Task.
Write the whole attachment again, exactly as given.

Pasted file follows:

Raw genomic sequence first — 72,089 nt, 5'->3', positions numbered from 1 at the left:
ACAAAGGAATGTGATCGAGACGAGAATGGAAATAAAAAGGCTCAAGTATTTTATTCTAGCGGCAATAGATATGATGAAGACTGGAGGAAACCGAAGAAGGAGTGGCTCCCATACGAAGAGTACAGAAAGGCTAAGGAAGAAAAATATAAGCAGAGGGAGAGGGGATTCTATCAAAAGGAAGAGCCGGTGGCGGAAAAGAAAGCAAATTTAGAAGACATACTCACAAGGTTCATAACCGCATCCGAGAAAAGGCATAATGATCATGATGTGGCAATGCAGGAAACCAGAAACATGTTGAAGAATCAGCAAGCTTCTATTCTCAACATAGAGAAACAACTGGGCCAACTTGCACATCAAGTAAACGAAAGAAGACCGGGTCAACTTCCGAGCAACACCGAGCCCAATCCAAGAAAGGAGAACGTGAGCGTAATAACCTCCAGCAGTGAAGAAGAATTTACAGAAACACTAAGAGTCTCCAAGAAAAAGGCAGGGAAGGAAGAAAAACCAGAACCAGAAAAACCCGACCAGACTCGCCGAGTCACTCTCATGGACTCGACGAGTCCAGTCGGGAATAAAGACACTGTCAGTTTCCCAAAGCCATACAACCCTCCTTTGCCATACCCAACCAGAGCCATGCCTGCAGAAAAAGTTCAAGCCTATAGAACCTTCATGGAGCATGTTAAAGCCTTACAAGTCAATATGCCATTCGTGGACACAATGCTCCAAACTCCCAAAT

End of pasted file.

Raw genomic sequence first — 72,089 nt, 5'->3', positions numbered from 1 at the left:
ACAAAGGAATGTGATCGAGACGAGAATGGAAATAAAAAGGCTCAAGTATTTTATTCTAGCGGCAATAGATATGATGAAGACTGGAGGAAACCGAAGAAGGAGTGGCTCCCATACGAAGAGTACAGAAAGGCTAAGGAAGAAAAATATAAGCAGAGGGAGAGGGGATTCTATCAAAAGGAAGAGCCGGTGGCGGAAAAGAAAGCAAATTTAGAAGACATACTCACAAGGTTCATAACCGCATCCGAGAAAAGGCATAATGATCATGATGTGGCAATGCAGGAAACCAGAAACATGTTGAAGAATCAGCAAGCTTCTATTCTCAACATAGAGAAACAACTGGGCCAACTTGCACATCAAGTAAACGAAAGAAGACCGGGTCAACTTCCGAGCAACACCGAGCCCAATCCAAGAAAGGAGAACGTGAGCGTAATAACCTCCAGCAGTGAAGAAGAATTTACAGAAACACTAAGAGTCTCCAAGAAAAAGGCAGGGAAGGAAGAAAAACCAGAACCAGAAAAACCCGACCAGACTCGCCGAGTCACTCTCATGGACTCGACGAGTCCAGTCGGGAATAAAGACACTGTCAGTTTCCCAAAGCCATACAACCCTCCTTTGCCATACCCAACCAGAGCCATGCCTGCAGAAAAAGTTCAAGCCTATAGAACCTTCATGGAGCATGTTAAAGCCTTACAAGTCAATATGCCATTCGTGGACACAATGCTCCAAACTCCCAAAT